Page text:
by Stephen Daniells
Fat may rewire brain like hard drugs
Over eating may be driven by a same neurobiological mechanism in the brain as drug addition, says a new study from the US that adds clout to the theory ‘food addiction’.
Data from a study with laboratory rats indicated that the development of obesity was accompanied by a break-down in brain chemistry linked to pleasure responses. According to findings published in Nature Neuroscience, the very same changes occur when rats over-consume heroin or cocaine.
"These findings confirm what we and many others have suspected that overconsumption of highly pleasurable food triggers addiction-like neuroadaptive responses in brain reward circuitries, driving the development of compulsive eating," said lead researcher Dr Paul Kenny, from The Scripps Research Institutein Florida.
"Common mechanisms may therefore underlie obesity and drug addiction,” he added.
The data appears to refocus attention on the formulation of foods, and the Western diet in particular – the researchers fed the rats easy-to-obtain high-calorie, high-fat foods like sausage, bacon, and cheesecake.
Of mice and men
However, despite a slew of newspaper coverage, experience in the area of ‘sugar addiction’ should fan the flames of caution. Results from animal studies recently likened the brain activity and behaviour of rats bingeing on sugar to those seen in drug addicts. Researchers from Princeton University reported their findings at the American College of Neuropsychopharmacology in Scottsdale, Arizona in December 2008.
However, a professor from Swansea University in the UK who specialises in dietary influences on mood and cognitive function challenged the findings. Professor David Benton told our sister publication ConfectioneryNews.com that the neurobiological changes observed in the animals would be unlikely to be observed in humans, noting that “only when sugar is administered in a highly prescribed and unusual manner is it reported that signs of addiction occur”.
Rats like junk food
Dr Kenny and graduate student Paul Johnson divided rats into three groups: One group was fed normal rat chow, while the second and third groups were given restricted or extended access to a so-called ‘cafeteria-style’ diet, defined by the researchers as “consisting of palatable energy-dense food readily available for human consumption”.
Results showed that animals in the extended feeding group consumed twice the amount of calories as rats in the control (chow) group. Rats in the restricted group (with some access to chow) were found to consume over 66 per cent of their calories during the one hour restricted access to the cafeteria-style food.
“When we removed the junk food and tried to put them on a nutritious diet – what we called the 'salad bar option' – they simply refused to eat,” noted Kenny. “The change in their diet preference was so great that they basically starved themselves for two weeks after they were cut off from junk food. It was the animals that showed the ‘crash’ in brain reward circuitries that had the most profound shift in food preference to the palatable, unhealthy diet. These same rats were also those that kept on eating even when they anticipated being[given an electric shock]."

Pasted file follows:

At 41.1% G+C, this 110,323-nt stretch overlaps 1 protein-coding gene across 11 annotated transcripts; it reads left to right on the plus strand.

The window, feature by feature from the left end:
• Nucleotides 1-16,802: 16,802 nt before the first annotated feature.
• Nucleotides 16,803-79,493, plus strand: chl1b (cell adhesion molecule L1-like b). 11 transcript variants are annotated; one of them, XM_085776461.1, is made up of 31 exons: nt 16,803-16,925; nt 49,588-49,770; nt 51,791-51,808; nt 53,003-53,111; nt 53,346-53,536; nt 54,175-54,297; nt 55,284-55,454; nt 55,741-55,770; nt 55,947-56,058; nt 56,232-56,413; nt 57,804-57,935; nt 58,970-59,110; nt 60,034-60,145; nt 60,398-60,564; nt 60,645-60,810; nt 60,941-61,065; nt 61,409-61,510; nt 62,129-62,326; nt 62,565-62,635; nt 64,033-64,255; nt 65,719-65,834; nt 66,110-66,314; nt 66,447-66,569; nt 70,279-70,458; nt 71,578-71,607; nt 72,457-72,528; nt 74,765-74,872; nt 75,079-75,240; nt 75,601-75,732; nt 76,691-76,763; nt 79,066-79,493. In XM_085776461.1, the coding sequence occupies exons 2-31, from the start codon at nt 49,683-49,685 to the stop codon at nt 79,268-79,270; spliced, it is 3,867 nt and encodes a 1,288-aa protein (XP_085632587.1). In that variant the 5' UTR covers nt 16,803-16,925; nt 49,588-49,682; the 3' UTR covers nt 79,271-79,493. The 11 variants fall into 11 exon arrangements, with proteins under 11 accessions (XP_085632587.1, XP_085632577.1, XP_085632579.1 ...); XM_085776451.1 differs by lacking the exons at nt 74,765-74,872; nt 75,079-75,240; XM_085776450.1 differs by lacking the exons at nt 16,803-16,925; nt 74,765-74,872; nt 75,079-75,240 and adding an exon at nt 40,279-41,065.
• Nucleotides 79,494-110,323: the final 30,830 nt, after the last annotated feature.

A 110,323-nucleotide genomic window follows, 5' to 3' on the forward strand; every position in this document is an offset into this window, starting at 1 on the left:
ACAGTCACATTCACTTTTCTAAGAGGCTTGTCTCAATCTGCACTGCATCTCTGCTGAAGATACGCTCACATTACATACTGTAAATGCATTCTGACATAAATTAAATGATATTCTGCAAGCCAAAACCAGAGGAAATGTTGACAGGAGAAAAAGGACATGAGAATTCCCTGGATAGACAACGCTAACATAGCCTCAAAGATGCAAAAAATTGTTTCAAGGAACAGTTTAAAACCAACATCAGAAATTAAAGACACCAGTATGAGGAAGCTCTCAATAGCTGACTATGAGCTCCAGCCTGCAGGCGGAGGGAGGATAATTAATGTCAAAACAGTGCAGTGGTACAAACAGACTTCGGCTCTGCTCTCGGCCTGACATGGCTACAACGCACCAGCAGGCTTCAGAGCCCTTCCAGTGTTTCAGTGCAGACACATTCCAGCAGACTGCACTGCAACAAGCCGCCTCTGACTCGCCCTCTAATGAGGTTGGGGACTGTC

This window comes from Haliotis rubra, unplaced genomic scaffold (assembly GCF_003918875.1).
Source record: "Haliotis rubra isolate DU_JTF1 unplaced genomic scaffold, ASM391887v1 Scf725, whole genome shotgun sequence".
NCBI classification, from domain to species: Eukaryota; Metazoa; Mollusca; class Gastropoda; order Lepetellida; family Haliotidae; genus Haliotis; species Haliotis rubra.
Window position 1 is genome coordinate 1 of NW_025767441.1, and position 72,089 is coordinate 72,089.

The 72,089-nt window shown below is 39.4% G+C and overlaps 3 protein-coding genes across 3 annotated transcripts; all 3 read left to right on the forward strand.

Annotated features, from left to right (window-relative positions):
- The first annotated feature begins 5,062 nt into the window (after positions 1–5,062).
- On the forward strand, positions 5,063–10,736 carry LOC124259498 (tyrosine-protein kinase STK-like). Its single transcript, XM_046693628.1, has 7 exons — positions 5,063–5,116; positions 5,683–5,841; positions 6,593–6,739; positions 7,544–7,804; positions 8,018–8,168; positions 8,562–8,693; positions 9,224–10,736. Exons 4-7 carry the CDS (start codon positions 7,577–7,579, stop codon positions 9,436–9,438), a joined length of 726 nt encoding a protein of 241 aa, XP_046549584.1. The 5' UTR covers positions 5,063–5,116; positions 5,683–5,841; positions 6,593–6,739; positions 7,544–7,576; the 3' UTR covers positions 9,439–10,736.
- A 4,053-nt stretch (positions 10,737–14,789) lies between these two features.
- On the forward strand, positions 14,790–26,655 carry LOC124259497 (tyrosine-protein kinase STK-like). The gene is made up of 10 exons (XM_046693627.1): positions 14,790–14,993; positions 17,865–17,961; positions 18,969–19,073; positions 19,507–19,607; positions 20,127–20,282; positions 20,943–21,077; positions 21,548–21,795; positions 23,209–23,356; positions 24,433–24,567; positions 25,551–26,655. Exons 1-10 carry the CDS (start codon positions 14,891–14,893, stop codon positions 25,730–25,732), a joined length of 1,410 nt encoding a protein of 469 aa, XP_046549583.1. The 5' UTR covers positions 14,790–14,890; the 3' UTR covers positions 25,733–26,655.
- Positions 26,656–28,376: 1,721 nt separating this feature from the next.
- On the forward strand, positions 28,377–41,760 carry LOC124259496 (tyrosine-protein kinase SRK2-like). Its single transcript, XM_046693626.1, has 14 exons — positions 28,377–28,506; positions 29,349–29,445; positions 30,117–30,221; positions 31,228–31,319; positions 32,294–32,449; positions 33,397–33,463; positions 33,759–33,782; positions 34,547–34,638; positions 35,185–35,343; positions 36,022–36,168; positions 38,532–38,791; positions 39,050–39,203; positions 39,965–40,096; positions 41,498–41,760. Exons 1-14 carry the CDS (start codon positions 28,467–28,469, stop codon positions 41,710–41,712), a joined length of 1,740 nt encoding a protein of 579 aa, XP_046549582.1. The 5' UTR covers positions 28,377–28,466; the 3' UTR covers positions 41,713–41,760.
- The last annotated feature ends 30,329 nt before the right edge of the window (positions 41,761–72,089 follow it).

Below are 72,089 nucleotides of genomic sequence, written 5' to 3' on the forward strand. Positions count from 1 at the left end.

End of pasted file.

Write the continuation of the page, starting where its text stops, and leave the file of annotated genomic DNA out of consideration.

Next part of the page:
The researchers focussed their attention on dopamine receptors in the brains of the animals, with specific attention on the dopamine D2 receptor. Dopamine is a neurotransmitter that is released in the brain by pleasurable experiences like food or sex or drugs like cocaine.
Similar to the effects of cocaine, the junk food-fed animals displayed significant reduction in the activity of these D2 dopamine receptors. Additional experiments looked at knocking out these receptors using a specialized virus, and the results showed a dramatic acceleration of addiction-like eating, said Kenny and Johnson.
"This addiction-like behavior happened almost from the moment we knocked down the dopamine receptors," said Kenny. "The very next day after we provided access to the palatable food, their brains changed into a state that was consistent with an animal that had been overeating for several weeks. The animals also became compulsive in their eating behaviors almost immediately.
“These data are, as far as we know, the strongest support for the idea that overeating of palatable food can become habitual in the same manner and through the same mechanisms as consumption of drugs of abuse,” he added.
The work was funded by a Bank of America Fellowship, the Landenberger Foundation, and the US National Institutes of Health.
Source: Nature Neuroscience
Published online ahead of print, doi: 10.1038/nn.2519
“Dopamine D2 receptors in addiction-like reward dysfunction and compulsive eating in obese rats”
Authors: P.M. Johnson, P.J. Kenny
A full copy of the paper is freely available here: